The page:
Guinea Bissau


Geographical profile

Guinea Bissau is located on the west coast (bounded on the west by the Atlantic Ocean) of West Africa and borders on Senegal to the north and The Republic of Guinea Conakry to the east and south. The capital, Bissau, is a quiet and pleasant African city with a population of approximately 490,000 (2015 est.). The local cuisine is based on rice, poultry and seafood.

Climatic profile

The climate is tropical, with a rainy season from June to October. The dry season is from December to April, with winds which originate in the interior of the continent. The humidity is high between May and October. The temperature varies with the altitude and the distance from the coast.

Guests should bring light tropical clothes, preferably cotton, and rain gear in the rainy season.

Political profile

Under the terms of the 1984 Constitution, the legislative power belongs to the National Assembly, which is composed of 102 members directly elected by the people for a term of four years. The executive power is held by the President of the Republic who is the Chief of State and governs with the help of a council of ministers led by the Prime Minister. The President is elected directly by the people for a term of five years. Public offices function from Monday to Friday for the hours 07:30 to 14:00.

Demographic profile:

Population: 1,726,170 (2015 est.)
Infant Mortality Rate: 89.21 deaths/1000 live births (2015 est.)
Total Fertility Rate: 4.23 children/woman (2015 est.)
Nationality: Guinean
Ethnic Groups: 99% African (Balanta 30%; Fula 20%; Manjaca 14%; Mandinga 13%; Pepel 7%) European and Mixed Race less than 1%.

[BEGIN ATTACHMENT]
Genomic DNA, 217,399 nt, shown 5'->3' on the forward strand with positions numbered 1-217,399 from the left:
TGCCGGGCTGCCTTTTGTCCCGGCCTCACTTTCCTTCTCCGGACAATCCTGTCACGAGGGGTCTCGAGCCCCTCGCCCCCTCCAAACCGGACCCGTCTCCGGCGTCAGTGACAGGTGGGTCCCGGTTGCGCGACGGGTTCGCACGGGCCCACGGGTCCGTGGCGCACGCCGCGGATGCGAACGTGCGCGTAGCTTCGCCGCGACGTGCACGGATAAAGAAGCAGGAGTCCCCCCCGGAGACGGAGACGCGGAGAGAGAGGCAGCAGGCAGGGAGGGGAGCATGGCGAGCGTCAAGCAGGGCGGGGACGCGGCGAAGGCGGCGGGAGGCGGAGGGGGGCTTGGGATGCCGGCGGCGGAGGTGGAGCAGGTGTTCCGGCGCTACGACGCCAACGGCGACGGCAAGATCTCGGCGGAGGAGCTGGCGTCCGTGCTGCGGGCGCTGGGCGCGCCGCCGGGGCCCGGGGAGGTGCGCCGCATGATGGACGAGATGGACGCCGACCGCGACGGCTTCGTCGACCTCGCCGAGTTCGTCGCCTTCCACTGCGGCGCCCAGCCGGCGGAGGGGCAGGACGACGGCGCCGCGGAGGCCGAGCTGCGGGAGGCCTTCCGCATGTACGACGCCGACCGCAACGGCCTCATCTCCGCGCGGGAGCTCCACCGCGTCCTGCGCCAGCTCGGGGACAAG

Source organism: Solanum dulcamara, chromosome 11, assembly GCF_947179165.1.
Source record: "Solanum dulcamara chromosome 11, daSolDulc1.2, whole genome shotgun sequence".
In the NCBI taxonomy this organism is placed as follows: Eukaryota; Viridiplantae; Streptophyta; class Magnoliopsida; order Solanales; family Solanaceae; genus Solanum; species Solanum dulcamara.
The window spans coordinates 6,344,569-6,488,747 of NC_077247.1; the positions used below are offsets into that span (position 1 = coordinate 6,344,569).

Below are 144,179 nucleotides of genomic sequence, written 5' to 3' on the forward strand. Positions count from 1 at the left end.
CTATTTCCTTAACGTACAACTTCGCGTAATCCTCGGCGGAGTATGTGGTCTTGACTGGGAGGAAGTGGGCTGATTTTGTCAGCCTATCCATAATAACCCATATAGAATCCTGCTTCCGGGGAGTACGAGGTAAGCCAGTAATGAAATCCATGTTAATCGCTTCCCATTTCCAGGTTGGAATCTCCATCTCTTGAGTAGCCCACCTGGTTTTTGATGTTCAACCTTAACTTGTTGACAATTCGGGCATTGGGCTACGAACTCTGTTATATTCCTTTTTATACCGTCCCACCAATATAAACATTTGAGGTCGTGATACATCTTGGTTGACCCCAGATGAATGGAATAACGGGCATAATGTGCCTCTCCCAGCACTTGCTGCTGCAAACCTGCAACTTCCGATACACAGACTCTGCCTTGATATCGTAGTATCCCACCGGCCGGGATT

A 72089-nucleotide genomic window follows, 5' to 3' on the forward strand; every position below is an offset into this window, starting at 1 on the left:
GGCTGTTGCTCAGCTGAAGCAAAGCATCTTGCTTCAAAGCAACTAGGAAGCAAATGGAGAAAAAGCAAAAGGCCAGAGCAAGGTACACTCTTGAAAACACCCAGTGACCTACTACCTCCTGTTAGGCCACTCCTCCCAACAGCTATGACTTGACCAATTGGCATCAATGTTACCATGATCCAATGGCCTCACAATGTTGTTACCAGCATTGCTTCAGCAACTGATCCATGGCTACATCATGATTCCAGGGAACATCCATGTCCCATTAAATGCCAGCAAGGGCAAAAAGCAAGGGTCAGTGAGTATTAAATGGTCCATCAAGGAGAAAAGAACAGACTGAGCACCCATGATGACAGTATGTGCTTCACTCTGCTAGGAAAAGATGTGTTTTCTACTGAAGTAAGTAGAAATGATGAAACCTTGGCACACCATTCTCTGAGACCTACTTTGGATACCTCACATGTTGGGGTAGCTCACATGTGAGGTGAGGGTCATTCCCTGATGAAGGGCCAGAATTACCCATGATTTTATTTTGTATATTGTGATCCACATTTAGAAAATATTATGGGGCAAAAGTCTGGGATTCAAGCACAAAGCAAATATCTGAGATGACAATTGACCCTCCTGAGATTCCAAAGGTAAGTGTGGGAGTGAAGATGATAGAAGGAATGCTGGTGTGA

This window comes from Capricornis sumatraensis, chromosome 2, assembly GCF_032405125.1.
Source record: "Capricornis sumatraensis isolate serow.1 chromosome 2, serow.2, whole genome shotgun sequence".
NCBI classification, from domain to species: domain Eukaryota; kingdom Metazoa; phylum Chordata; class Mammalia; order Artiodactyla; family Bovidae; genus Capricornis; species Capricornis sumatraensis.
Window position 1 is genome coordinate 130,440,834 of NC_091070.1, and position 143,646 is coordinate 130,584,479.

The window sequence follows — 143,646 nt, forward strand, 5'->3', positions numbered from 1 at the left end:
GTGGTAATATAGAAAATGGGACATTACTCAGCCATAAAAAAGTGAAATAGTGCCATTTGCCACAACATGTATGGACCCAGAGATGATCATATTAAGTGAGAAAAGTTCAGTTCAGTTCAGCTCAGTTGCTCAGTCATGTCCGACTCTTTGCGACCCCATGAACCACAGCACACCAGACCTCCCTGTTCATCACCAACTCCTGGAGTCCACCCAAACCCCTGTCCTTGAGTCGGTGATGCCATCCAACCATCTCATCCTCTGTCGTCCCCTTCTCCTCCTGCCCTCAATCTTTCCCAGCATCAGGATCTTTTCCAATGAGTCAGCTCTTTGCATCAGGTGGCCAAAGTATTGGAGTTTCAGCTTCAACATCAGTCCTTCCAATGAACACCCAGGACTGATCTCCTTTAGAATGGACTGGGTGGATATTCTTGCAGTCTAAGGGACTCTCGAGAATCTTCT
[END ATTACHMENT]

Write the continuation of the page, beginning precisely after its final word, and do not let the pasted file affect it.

Religions: Indigenous 50%; Moslem 42%; Christian 8%
Languages: Portuguese (official), Creole, African languages
Literacy: Age 15 and over can read and write (2015 est.) Total Population: 59.9%; Men: 71.8%; Women: 48.3% (1997)

Social profile

Food and Drink: Hotels and restaurants are not numerous in Bissau but those that are there offer excellent food, although some charge high prices. The local food includes locally grown rice, poultry and seafood. Cassava, yam, corn and other foods are enjoyed.

Shopping: Local crafts and wood carvings can be found in the market. They can also be found in more modern stores in Bissau.


The currency is the CFA (African Financial Community) whose unit (1.00 FCFA) is divided into one hundred cents. There are notes in 10,000, 5,000, 2,500, 1000 and 500 denominations. The coins circulate in 250 100, 50 25, 10, 5 and 1 denominations. Guinea Bissau is a member of the Franco Zone and its currency is issued by the Banque Central des Etats de l’Afrique de l’Ouest (Central Bank of West African States).

Economic profile

Considered one of the poorest countries in the world, Guinea Bissau depends mainly on farming and fishing. In recent years, the cashew crops have increased remarkably, and the country has now reached sixth place in fruit production. Guinea Bissau exports fish and seafood, and also small amounts of peanuts, palm kernels and timber. Rice is the main food crop of the country. However, the recent war between government troops and the military junta (1998) destroyed much of the country’s infrastructure and caused widespread damage to the economy. The civil war reduced the GNP by 28%, with only a partial recovery in 1999. Before the war, trade reform and release price were the most successful parts of the structural adjustment program of the country under the auspices of the IMF. The tightening of monetary policy and the development of the private sector had also begun to reinvigorate the economy. Owing to the high costs, the development of petroleum, phosphate and other mineral resources are not a short-term perspective. However, oil reserves found in coastal exploration, could provide the revenue needed in the long term.


Main Products: rice, corn, beans, cassava, cashew nuts, peanuts, palm kernels, cotton, timber, fish


There is freedom of religion for all groups in Guinea Bissau. There is a carry over of animist traditions into both Islam and Christian practices.